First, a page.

Daily dietary supplementation with 400 IU or less of Vitamin D and 1,000 mg or less of calcium does not prevent risk of fracture in postmenopausal women.
The United States Preventive Services Task Force (USPSTF) has issued a recommendation advising against daily supplementation with 400 IU or less of vitamin D and 1,000 mg or less of calcium for the primary prevention of fractures in postmenopausal women. The task force, on the other hand, could not assess on the strength of evidence available the balance of benefits and harms for taking vitamin D and calcium supplements at higher doses for fracture prevention in this population. The statement was published online today in the Annals of Internal Medicine.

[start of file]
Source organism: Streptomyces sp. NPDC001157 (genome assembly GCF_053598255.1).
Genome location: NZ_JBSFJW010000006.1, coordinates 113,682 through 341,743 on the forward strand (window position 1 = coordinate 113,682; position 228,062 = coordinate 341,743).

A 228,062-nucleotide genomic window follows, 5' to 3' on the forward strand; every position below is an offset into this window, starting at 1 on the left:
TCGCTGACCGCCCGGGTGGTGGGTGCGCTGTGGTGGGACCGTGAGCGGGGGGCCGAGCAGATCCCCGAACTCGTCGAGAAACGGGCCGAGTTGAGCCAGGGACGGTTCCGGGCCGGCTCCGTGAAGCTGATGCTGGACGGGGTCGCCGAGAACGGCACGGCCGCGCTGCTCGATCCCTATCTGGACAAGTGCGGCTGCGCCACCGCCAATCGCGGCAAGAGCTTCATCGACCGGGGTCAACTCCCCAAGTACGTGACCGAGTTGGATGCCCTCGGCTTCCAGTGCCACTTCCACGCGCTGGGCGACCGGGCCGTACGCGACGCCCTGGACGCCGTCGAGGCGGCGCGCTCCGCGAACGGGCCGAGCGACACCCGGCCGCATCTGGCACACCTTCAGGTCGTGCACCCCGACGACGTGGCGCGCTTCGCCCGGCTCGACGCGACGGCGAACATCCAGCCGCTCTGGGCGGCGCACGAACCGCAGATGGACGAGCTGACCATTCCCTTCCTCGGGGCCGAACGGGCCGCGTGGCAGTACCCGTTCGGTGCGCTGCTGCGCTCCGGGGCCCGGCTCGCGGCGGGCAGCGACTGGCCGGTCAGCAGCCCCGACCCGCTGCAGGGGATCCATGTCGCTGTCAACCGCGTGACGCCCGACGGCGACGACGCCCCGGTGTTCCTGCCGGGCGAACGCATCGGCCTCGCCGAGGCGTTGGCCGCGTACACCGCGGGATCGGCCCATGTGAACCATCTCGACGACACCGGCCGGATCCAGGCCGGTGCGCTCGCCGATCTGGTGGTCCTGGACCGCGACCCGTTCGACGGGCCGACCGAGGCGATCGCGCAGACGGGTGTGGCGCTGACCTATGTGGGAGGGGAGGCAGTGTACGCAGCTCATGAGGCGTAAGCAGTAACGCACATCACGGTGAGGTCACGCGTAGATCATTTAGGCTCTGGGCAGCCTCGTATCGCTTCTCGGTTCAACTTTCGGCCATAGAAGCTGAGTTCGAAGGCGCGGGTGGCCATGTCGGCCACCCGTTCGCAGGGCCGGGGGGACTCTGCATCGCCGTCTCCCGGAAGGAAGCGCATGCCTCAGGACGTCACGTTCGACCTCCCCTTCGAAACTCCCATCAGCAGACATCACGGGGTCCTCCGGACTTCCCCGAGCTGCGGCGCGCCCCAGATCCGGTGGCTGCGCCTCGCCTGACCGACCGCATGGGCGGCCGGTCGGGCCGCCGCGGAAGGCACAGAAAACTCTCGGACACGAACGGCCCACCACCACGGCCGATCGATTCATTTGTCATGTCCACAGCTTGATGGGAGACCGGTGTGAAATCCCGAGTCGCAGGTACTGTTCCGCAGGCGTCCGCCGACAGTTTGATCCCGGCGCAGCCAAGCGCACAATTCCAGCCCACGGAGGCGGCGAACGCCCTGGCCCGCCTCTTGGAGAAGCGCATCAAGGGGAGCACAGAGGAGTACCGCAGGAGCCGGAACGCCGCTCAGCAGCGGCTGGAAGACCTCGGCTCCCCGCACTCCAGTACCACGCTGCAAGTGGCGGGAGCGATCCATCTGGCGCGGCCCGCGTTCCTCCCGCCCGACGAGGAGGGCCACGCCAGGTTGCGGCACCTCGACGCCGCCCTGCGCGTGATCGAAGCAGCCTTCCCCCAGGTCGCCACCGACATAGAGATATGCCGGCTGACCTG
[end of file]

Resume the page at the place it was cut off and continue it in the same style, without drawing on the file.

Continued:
In addition, the task force stated that there is not enough evidence to support the use of these two supplements combined for the prevention of fractures in men and premenopausal women.
Although the Institute of Medicine and the World Health Organization have both issued recommendations for adequate daily intake of calcium and vitamin D, these organizations addressed them in the setting of overall health, and not one specific to fracture prevention, the researchers explained.
The USPSTF statement emphasized that the recommendations apply only to the population studied: community-dwelling adults with no history of fractures, and that includes adults, ages 65 and older, who are at increased risk for falls. The panel also notes that the recommendation against supplementation with vitamin D and calcium does not apply to adults with osteoporosis or vitamin D deficiency.
The full study is available here.